In the episode, Stephens barges in during Lt. Duthie's interrogation of Schmidt. Stephens ejects Duthie and the female secretary and then manhandles the stubborn Schmidt, punching him in the mouth. Based on what we know about Camp 020 and what took place there, this was more likely an altercation that took place between Schmidt and Colonel Scotland, Commandant of the infamous London Cage. Scotland was subsequently banned from Camp 020 interrogations for roughing up Schmidt.

Unfortunately, in the Spy! episode, the Commandant of Camp 020 seems to be a blend of Scotland and Stephens.

While Stephens did like to use the "blow hot, blow cold" method (essentially, good cop-bad cop), he was very much again physical beatings. At least at Camp 020.

Screenshot from Spy! Episode 2 - Camp 020 - BBC - 1980
Dr. Harold Dearden - mastermind behind Camp 020's
interrogation techniques.
I also found it interesting that while several different Abwehr officers were mentioned by their correct names, only one of the Camp 020 staff were identified by their correct names: Dr. Harold Dearden. The Commandant has no name. The Major is likely meant to be T.A. Robertson. Lt. Duthie and Lt. Pringle are pseudonyms for other Camp 020 officers, identities unknown. Although, if we dug in the TATE files from the National Archives, we could probably identify the officers involved in Schmidt's initial interrogations.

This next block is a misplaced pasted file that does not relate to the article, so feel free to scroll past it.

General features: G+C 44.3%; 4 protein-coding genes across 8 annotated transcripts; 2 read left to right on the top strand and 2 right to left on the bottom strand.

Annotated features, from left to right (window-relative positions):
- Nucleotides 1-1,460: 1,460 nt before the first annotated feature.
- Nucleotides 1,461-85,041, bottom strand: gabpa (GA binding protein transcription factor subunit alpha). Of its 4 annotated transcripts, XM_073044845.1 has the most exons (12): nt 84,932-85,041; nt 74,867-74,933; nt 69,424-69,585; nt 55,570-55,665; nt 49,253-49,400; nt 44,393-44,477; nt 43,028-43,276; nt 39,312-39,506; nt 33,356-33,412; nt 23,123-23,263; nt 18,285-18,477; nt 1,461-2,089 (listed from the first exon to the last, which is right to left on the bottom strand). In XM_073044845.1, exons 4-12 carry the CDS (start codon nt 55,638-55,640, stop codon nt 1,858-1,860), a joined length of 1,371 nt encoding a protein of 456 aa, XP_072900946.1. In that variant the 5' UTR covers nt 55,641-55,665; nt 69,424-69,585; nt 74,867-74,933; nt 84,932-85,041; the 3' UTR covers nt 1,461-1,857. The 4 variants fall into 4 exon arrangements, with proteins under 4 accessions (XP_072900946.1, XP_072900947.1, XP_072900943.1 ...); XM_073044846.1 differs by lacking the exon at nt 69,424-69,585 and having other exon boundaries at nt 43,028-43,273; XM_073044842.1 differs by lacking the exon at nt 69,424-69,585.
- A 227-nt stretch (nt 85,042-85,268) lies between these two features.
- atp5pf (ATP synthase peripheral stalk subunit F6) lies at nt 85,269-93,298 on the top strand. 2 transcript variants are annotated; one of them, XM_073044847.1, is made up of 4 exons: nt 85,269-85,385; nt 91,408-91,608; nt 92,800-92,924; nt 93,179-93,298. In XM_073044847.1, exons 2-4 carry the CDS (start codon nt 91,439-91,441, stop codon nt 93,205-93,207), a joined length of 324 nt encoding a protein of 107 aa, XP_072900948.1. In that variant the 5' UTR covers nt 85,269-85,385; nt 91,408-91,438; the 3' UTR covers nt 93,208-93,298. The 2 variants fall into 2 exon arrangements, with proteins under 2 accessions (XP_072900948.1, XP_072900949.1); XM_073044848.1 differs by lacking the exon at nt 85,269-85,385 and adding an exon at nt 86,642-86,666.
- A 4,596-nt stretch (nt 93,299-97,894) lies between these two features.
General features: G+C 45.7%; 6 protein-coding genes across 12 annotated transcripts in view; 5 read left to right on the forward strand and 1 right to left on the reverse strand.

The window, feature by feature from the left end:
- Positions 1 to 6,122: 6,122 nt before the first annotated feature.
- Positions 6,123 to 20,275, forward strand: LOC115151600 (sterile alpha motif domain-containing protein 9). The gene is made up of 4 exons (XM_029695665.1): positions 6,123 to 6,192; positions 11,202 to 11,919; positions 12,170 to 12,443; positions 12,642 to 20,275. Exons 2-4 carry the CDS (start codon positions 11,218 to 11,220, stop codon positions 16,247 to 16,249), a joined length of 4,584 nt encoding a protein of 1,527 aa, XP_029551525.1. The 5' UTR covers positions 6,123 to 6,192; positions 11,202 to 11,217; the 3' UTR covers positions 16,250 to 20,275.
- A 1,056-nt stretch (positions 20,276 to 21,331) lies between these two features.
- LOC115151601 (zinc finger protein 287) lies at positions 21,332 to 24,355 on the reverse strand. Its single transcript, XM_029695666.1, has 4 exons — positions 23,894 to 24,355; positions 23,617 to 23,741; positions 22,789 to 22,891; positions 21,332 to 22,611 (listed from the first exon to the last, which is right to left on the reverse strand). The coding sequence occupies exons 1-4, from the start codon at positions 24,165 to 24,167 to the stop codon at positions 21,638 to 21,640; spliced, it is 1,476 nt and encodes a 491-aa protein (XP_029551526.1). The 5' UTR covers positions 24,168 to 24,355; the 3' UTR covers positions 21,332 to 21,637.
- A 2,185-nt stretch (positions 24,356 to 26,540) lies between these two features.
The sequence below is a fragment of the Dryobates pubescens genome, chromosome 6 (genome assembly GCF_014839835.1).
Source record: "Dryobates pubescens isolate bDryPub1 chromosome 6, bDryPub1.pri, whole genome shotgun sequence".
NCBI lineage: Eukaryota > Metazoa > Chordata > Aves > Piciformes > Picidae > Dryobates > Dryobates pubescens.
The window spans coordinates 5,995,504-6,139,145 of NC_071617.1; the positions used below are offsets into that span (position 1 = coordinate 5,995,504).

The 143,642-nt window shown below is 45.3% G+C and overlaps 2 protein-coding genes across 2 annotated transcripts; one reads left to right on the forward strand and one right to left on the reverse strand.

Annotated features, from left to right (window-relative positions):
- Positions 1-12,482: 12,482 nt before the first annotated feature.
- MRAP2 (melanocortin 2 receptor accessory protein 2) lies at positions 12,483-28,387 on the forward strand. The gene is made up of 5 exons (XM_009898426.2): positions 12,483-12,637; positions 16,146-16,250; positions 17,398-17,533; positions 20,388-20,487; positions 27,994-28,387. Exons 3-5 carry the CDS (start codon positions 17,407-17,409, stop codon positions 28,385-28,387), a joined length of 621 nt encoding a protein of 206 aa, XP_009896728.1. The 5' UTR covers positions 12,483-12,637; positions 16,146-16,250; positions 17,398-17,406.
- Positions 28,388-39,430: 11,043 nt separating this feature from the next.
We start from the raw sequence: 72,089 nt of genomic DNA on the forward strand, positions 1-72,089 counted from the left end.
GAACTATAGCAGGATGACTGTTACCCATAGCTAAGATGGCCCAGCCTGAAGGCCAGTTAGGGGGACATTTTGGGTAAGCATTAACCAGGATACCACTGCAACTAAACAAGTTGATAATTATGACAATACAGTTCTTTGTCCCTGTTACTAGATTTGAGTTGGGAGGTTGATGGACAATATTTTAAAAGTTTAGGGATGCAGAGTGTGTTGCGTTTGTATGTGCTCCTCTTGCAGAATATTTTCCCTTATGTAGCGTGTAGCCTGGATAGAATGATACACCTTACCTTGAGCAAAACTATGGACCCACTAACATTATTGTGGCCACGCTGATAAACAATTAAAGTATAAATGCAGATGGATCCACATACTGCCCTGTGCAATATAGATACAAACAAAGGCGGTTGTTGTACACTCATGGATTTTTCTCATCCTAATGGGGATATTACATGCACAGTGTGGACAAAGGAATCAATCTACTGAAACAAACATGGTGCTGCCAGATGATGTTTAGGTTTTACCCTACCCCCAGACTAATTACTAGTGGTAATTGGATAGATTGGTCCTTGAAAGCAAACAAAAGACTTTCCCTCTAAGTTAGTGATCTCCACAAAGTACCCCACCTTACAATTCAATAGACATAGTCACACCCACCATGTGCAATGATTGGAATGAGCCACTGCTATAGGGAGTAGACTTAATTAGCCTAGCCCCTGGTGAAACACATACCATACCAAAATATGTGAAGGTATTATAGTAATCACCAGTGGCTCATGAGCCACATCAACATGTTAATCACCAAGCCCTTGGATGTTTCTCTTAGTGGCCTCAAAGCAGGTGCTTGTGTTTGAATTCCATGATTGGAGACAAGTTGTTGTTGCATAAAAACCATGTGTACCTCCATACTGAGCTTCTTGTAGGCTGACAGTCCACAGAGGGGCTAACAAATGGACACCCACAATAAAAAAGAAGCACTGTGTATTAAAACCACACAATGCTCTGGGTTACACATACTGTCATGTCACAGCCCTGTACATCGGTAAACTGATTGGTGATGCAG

While the episode does have some historical inaccuracies, it is fascinating to watch as it is one of the few pieces of film media that deal with Camp 020 and the double-cross system. I thoroughly enjoyed it and... if anyone else wants to see it, let me know via email.

IMDb - entry for Spy! Camp 020.
BBC Genome - entry for Spy! Camp 020.
Christopher Andrew - Defend the Realm - The Authorized History of MI5, 2009.

26 March 2017

BS Historian Blog and Blank Rounds